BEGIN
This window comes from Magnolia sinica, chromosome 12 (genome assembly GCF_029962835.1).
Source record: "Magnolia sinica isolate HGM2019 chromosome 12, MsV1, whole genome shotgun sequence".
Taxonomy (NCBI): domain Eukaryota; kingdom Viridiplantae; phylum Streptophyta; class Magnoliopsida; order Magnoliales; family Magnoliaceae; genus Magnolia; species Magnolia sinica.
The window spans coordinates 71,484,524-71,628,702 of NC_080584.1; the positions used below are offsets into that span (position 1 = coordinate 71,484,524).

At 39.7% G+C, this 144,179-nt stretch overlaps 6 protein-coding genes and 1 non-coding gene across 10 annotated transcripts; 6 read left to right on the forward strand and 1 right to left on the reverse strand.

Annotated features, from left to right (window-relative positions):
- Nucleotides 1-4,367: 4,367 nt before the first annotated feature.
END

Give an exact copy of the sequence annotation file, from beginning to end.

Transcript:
This window comes from Magnolia sinica, chromosome 12 (genome assembly GCF_029962835.1).
Source record: "Magnolia sinica isolate HGM2019 chromosome 12, MsV1, whole genome shotgun sequence".
Taxonomy (NCBI): domain Eukaryota; kingdom Viridiplantae; phylum Streptophyta; class Magnoliopsida; order Magnoliales; family Magnoliaceae; genus Magnolia; species Magnolia sinica.
The window spans coordinates 71,484,524-71,628,702 of NC_080584.1; the positions used below are offsets into that span (position 1 = coordinate 71,484,524).

At 39.7% G+C, this 144,179-nt stretch overlaps 6 protein-coding genes and 1 non-coding gene across 10 annotated transcripts; 6 read left to right on the forward strand and 1 right to left on the reverse strand.

Annotated features, from left to right (window-relative positions):
- Nucleotides 1-4,367: 4,367 nt before the first annotated feature.